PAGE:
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Immunopharmacol Immunotoxicol. 2013 Jun;35(3):349-58. doi: 10.3109/08923973.2013.772195. Epub 2013 Mar 18.

Long-term bisphenol A exposure accelerates insulitis development in diabetes-prone NOD mice.

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Department of Food, Water and Cosmetics, Norwegian Institute of Public Health, Oslo, Norway.


Exposure to the endocrine disruptor (ED) bisphenol A (BPA) used in polycarbonate plastic and epoxy resins appears ubiquitous since BPA can be found in over 90% of analyzed urine samples from all age groups. There is a parallel occurrence of increased prevalence in type 1 diabetes mellitus (T1DM) and an increased exposure to EDs the last decades. T1DM is caused by insulin deficiency due to autoimmune destruction of insulin producing pancreatic beta cells and has been suggested to be induced by various environmental factors acting together with a genetic predisposition. The objective of the present study was to investigate the effect of BPA (0, 1 and 100 mg/l BPA in the drinking water) on T1DM development in nonobese diabetic (NOD) mice, spontaneously developing T1DM. Histological evaluation of pancreas from 12-weeks-old female mice revealed significantly increased insulitis in mice exposed to 1 mg/l BPA, while the insulitis was less severe at the higher BPA exposure. Serum glucose levels in the 1 mg/ml BPA group tended to be hyperglycaemic, also indicating an accelerated onset of T1DM. The high BPA exposure seemed to counteract the diabetes development in females and also in male NOD mice for both BPA concentrations. Prior to insulitis, both BPA concentrations resulted in increased apoptosis and reduced numbers of tissue resident macrophages in pancreatic islets. In conclusion, long-term BPA exposure at a dose three times higher than the tolerable daily intake of 50 µg/kg, appeared to accelerate spontaneous insulitis and diabetes development in NOD mice.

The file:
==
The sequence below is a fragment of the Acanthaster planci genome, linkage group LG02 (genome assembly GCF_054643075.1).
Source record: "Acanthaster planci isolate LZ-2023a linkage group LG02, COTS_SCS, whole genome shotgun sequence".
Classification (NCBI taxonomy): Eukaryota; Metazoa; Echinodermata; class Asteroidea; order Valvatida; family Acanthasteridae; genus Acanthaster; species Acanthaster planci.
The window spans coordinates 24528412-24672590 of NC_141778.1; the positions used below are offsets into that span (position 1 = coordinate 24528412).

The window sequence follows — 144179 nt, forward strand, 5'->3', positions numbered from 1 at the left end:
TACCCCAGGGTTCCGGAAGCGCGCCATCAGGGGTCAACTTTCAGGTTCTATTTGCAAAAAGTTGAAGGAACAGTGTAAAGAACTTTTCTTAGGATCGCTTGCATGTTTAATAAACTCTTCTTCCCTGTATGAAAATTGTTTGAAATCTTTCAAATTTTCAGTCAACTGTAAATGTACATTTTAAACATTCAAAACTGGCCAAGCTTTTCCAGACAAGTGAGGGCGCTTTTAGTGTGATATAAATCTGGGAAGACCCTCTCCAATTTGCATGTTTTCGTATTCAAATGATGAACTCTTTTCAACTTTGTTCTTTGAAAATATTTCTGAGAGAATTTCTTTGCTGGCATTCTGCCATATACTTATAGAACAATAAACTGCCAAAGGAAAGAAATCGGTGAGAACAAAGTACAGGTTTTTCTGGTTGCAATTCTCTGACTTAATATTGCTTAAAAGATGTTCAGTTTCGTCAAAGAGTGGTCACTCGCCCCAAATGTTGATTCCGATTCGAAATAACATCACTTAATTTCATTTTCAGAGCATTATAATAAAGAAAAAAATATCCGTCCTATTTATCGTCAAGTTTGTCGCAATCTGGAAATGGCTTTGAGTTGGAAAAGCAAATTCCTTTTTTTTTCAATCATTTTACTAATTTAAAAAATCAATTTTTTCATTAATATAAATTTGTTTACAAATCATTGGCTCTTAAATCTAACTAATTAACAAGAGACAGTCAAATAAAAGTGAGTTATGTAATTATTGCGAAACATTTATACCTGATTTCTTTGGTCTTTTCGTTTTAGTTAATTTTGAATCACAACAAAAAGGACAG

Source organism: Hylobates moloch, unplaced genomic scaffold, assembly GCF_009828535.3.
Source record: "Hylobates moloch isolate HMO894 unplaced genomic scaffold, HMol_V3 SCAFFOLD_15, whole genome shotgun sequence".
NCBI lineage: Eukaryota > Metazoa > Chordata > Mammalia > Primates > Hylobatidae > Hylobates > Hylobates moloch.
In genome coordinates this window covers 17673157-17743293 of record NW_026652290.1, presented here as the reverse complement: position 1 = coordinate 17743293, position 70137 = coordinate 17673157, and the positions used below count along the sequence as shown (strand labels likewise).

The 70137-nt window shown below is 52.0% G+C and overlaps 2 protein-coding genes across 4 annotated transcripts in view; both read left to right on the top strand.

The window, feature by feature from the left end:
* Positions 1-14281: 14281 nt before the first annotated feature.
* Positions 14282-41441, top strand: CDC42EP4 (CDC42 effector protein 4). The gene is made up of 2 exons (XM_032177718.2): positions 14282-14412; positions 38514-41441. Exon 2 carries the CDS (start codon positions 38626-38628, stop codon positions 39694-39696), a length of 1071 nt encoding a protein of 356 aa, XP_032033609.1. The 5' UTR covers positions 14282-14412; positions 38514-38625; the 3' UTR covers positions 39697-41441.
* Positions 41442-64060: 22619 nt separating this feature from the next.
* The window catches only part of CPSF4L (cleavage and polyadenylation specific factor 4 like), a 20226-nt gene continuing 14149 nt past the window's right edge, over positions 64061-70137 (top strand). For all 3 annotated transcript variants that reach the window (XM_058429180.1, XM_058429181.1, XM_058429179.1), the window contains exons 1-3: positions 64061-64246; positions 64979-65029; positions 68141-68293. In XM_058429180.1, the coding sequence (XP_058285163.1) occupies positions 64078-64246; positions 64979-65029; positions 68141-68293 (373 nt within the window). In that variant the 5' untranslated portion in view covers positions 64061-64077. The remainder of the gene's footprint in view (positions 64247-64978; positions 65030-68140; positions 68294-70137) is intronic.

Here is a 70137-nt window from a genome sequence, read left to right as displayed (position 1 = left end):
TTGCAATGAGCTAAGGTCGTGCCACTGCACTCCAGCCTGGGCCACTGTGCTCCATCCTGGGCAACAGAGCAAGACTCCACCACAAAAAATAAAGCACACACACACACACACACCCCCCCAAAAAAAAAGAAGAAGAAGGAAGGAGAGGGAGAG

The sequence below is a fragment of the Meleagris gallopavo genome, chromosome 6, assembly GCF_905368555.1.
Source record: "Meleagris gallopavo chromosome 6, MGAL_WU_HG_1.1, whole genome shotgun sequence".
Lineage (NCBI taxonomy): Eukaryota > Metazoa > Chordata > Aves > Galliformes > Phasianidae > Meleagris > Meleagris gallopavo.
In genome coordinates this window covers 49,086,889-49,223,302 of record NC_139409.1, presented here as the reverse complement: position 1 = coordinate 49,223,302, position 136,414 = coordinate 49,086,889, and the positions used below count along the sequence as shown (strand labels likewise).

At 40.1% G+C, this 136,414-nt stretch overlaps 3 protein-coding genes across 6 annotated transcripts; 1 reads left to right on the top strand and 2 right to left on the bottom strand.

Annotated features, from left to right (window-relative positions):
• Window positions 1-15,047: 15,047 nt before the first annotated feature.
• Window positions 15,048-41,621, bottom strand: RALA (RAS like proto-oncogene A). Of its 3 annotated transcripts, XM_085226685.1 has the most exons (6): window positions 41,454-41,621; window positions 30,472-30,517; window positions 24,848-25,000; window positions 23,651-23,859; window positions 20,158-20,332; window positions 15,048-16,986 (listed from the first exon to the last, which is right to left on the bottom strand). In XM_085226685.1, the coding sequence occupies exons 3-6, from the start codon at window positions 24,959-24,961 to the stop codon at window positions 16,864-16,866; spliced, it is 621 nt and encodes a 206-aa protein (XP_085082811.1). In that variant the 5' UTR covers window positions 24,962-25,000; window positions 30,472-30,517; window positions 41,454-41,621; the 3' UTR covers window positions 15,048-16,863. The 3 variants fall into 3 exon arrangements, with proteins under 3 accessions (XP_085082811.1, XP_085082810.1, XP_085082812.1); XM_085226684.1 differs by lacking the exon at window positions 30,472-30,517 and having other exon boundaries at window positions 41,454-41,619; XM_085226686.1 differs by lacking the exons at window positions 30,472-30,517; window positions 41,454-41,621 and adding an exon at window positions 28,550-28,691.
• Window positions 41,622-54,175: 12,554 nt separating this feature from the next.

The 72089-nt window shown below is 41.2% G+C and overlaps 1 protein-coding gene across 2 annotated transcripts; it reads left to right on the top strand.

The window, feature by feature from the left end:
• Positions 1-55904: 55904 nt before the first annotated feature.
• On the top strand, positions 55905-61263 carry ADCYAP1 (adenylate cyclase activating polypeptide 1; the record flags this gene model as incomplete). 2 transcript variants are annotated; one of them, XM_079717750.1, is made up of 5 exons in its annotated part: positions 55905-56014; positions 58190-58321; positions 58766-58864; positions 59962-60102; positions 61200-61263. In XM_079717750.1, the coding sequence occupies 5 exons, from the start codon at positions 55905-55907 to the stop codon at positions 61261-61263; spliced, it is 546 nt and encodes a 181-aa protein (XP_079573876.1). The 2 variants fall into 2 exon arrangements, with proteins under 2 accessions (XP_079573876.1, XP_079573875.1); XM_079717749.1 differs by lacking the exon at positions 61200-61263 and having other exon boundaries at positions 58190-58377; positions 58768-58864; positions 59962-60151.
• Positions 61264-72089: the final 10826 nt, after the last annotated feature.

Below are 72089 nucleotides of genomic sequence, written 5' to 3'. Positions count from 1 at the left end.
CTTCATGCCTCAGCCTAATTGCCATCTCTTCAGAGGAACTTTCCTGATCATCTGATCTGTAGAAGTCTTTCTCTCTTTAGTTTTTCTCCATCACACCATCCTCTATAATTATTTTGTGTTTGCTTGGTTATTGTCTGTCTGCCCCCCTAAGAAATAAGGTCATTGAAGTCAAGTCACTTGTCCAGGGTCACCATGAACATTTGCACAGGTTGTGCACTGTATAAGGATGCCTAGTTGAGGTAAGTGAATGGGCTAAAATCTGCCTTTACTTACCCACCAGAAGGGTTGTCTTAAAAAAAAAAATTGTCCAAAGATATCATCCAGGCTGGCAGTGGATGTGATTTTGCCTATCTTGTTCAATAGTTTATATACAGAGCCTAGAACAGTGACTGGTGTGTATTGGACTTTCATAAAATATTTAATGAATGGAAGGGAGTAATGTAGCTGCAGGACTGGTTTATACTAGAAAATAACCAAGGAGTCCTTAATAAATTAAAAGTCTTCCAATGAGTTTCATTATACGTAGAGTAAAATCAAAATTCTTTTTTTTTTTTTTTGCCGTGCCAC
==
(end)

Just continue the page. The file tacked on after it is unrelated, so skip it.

[Indexed for MEDLINE]

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